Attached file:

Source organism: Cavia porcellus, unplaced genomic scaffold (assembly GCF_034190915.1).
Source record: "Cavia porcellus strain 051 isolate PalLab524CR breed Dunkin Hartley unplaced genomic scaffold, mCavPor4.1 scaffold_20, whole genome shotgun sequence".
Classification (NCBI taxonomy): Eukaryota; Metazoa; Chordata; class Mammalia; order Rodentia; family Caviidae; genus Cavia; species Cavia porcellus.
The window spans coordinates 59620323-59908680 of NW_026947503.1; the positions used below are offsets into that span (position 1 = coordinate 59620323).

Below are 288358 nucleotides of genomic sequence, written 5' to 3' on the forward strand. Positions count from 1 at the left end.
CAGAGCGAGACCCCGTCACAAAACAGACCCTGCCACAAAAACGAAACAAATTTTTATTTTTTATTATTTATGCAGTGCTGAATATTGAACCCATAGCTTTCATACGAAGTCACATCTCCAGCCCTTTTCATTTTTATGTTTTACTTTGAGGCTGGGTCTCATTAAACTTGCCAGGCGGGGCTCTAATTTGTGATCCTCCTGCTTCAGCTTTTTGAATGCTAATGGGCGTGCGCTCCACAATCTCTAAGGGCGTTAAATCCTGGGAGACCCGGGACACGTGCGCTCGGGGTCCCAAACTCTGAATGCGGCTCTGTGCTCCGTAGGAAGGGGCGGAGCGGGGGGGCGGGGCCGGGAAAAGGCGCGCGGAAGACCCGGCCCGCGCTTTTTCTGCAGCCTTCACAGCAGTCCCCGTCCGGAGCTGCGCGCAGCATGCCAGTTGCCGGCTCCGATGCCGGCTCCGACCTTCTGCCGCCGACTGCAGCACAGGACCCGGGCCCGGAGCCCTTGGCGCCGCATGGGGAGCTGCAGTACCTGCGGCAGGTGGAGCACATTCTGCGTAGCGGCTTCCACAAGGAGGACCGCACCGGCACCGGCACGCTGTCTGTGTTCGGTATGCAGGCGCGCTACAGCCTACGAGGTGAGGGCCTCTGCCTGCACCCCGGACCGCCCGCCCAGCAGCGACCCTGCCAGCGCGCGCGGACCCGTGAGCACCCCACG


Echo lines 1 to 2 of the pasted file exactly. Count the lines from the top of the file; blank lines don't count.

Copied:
Source organism: Cavia porcellus, unplaced genomic scaffold (assembly GCF_034190915.1).
Source record: "Cavia porcellus strain 051 isolate PalLab524CR breed Dunkin Hartley unplaced genomic scaffold, mCavPor4.1 scaffold_20, whole genome shotgun sequence".